LIEB BLOG

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Showing posts with label stay. Show all posts
Showing posts with label stay. Show all posts

Thursday, January 13, 2022

Supreme Court Stays OSHA Vaccine or Mask / Test Mandate

In staying the OSHA vaccine mandate, the Supreme Court wrote "that the Secretary lacked authority to impose the mandate."


As the Court explained "permitting OSHA to regulate the hazards of daily life—simply because most Americans have jobs and face those same risks while on the clock—would significantly expand OSHA’s regulatory authority without clear congressional authorization." The problem, as set forth by the Supreme Court, was that the mandate was indiscriminately applied. However, and to be CLEAR, the problem was not that it was unconstitutional, violated federalism, or anything else. 


The Supreme Court did not rule that either:

  • The Federal Government cannot issue a nationwide vaccine mandate; or 
  • Biden's Executive Branch cannot issue a nationwide vaccine mandate. 

Instead, it ruled that Congress did not grant OSHA the power to issue a nationwide vaccine mandate for all employers with 100 or more workers. 

In fact, the concurring opinion set it simply, "that power rests with the States and Congress, not OSHA."  


That is not to say OSHA has no power to regulate workplaces with respect to COVID. The Court carefully said OSHA does have power by writing that it was "not [] say[ing] OSHA lacks authority to regulate occupation-specific risks related to COVID–19. Where the virus poses a special danger because of the particular features of an employee’s job or workplace, targeted regulations are plainly permissible." As such, the Supreme Court invited a new mandate to be issued by OSHA and suggested that it targets COVID researchers or risks associated with crowded / cramped environments. 


As the concurring opinion explained, this case was decided on the Major Questions Doctrine, "'[w]e expect Congress to speak clearly' if it wishes to assign to an executive agency decisions 'of vast economic and political significance.'" Here, Congress did not clearly grant OSHA the power to do make this indiscriminate mandate. 


The fact that they didn't doesn't mean that they can't. Should Congress authorize OSHA now? 




Tuesday, November 09, 2021

OSHA Vaccine Stay in 5th Circuit - What Does That Mean - Nothing?

On November 6, 2021, the 5th Circuit Court of Appeals stayed the OSHA Vaccine Emergency Temporary Standard (which we explained in this blog). However, the Circuit set a short briefing schedule and required the Government to respond to petitioners' motion for a permanent injunction by 5:00 PM on November 8th, which they did, and the petitioners to reply by 5:00 PM on November 9th, which they did


However, the stay seems to be a splashy headline about absolutely nothing. Specifically, the Emergency Temporary Standard's compliance date is not until January 4, 2022 and it impossible that the legality of the Emergency Temporary Standard is not determined before then. More so, as the Government points out, in great detail within their response, this case will be in Multidstrict Litigation "on or about November 16—21 days before the December 7 date that petitioners allege is the earliest date that any employee could be required to receive a vaccine and 51 days before petitioners’ employees would be required to start testing." Here, the 5th Circuit choosing to go it alone, is really strange.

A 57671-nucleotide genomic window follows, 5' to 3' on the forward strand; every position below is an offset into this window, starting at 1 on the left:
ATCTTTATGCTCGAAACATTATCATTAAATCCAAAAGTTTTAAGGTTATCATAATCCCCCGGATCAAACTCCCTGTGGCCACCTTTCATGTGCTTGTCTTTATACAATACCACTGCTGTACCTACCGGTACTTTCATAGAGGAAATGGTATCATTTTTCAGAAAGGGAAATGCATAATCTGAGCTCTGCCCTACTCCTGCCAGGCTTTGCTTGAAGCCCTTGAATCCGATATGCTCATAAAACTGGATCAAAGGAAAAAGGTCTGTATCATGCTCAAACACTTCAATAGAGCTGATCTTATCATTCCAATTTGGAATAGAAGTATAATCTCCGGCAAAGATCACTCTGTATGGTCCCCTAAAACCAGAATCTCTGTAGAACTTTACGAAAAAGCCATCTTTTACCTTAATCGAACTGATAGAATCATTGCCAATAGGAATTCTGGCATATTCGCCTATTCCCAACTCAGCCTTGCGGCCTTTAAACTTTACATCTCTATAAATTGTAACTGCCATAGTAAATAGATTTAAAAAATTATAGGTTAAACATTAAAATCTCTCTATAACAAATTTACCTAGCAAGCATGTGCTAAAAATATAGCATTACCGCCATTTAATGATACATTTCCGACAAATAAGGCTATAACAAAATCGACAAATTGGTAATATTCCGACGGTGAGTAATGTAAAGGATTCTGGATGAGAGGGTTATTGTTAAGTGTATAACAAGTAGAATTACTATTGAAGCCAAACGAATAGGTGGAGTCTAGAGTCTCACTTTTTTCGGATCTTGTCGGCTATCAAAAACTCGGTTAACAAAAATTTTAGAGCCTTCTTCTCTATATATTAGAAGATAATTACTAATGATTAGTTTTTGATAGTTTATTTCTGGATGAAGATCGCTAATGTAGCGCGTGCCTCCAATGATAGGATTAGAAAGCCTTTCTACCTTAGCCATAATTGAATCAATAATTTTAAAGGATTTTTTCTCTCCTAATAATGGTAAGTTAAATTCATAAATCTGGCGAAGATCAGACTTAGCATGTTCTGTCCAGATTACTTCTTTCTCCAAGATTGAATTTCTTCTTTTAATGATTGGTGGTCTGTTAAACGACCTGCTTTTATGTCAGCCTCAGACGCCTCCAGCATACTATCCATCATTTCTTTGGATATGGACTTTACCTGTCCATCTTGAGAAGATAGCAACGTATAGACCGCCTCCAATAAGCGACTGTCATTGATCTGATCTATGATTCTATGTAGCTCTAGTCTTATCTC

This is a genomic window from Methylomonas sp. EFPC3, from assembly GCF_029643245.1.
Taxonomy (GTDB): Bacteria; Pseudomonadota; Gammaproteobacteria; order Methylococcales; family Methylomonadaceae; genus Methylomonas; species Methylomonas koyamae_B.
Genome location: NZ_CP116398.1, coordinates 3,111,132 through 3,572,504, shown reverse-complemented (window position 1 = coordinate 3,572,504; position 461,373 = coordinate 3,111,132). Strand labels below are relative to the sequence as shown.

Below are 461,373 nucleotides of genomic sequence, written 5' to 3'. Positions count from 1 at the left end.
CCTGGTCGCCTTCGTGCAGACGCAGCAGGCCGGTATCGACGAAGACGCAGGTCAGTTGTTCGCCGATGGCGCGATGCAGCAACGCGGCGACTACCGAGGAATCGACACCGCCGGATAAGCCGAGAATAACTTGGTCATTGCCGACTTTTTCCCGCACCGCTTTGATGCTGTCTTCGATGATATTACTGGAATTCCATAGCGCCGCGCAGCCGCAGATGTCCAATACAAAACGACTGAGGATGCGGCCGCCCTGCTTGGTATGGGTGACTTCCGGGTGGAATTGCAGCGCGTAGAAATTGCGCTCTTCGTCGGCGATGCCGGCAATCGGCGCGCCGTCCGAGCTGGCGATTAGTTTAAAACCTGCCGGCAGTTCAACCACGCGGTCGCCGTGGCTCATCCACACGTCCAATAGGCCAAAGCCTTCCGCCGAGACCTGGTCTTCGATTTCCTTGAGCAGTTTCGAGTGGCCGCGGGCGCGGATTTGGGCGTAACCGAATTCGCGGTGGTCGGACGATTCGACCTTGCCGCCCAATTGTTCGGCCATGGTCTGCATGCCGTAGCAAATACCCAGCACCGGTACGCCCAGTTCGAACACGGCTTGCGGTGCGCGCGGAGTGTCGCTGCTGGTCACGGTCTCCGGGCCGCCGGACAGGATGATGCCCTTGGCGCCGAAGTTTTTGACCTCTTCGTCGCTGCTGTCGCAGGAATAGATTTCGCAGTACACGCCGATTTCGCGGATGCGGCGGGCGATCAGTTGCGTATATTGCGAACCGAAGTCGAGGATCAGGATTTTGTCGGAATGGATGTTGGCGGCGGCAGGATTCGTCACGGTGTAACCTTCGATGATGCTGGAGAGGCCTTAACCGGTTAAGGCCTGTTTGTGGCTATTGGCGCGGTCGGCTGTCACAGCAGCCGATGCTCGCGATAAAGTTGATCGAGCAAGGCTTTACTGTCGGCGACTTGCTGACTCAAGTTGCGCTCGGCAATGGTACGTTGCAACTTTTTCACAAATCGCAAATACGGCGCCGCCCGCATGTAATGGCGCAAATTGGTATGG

Regardless, the ultimate determination in this case will likely involve a ruling as to whether the United States Code (29 USC 655(c)), permitted OSHA to issue the vaccine Emergency Temporary Standard. The applicable Code section reads:

OSHA shall provide, without regard to the requirements

of chapter 5, title 5, United States Code [5 USCS §§ 500

et seq.], for an emergency temporary standard to take

immediate effect upon publication in the Federal Register

if he determines (A) that employees are exposed to grave

danger from exposure to substances or agents determined

to be toxic or physically harmful or from new hazards, and

(B) that such emergency standard is necessary to protect

employees from such danger.

Stated otherwise, the question before the Multidistrict Court is going to be whether OSHA has power to issue the Standard. To get to that answer, it is helpful to understand that a grave danger means one that causes "incurable, permanent, or fatal consequences to workers, as opposed to easily curable and fleeting effects on their health," according to precedent. 


Now, to make matters even more interesting, even if OSHA loses on this Emergency Temporary Standard before the Multidistrict Court, it can nonetheless issue a vaccine requirement through traditional rulemaking so long as such a requirement is "'reasonably necessary or appropriate' to address a 'significant risk' of harm in the workplace." As you can see, we are just in the starting gate and this horse race hasn't yet even started. Stay tuned.